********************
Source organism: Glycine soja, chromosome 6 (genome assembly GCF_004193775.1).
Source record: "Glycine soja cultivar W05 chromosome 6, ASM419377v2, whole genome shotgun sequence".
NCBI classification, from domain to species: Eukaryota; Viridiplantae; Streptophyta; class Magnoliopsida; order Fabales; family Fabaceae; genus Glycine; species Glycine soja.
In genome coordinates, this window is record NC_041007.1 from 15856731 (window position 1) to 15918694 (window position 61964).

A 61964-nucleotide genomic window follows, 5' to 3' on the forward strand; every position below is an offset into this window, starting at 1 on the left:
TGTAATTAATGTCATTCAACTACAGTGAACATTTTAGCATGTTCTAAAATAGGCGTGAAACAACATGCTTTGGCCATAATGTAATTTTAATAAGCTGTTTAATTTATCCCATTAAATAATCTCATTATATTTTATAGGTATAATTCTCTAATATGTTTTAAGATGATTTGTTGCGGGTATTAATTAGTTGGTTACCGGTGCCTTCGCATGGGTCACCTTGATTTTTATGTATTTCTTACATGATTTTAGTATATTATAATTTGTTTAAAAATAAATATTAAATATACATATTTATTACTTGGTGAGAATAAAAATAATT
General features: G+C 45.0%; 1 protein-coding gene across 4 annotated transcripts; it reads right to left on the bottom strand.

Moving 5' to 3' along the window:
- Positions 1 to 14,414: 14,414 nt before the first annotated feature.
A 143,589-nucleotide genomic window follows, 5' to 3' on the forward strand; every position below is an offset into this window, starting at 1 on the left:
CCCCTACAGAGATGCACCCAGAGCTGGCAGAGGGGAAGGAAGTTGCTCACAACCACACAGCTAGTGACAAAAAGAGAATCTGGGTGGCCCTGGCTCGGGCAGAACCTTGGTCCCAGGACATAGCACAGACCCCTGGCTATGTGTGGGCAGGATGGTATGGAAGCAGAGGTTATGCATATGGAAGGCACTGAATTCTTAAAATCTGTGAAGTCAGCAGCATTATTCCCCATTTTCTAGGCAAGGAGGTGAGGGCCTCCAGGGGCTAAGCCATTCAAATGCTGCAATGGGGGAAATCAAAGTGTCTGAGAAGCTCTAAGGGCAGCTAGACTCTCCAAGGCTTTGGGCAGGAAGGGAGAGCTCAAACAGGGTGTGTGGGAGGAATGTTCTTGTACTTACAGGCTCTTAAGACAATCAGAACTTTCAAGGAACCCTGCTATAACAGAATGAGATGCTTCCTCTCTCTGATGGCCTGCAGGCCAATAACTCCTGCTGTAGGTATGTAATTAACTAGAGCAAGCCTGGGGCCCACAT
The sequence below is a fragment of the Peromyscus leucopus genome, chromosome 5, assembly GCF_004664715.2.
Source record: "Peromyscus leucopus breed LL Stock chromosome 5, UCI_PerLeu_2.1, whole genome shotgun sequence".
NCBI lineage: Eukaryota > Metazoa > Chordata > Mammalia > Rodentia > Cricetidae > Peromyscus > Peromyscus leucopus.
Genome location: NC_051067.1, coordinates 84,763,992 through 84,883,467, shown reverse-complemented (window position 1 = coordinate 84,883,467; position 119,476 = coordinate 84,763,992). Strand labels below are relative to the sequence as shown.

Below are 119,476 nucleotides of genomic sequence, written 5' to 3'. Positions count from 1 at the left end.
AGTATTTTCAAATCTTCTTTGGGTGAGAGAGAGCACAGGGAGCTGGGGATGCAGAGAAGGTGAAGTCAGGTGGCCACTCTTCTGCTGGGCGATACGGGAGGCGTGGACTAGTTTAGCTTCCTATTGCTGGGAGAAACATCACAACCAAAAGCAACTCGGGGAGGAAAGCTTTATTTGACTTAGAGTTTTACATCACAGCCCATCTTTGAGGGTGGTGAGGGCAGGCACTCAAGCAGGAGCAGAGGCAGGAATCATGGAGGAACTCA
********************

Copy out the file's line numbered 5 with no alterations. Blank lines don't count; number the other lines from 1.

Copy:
A 61964-nucleotide genomic window follows, 5' to 3' on the forward strand; every position below is an offset into this window, starting at 1 on the left: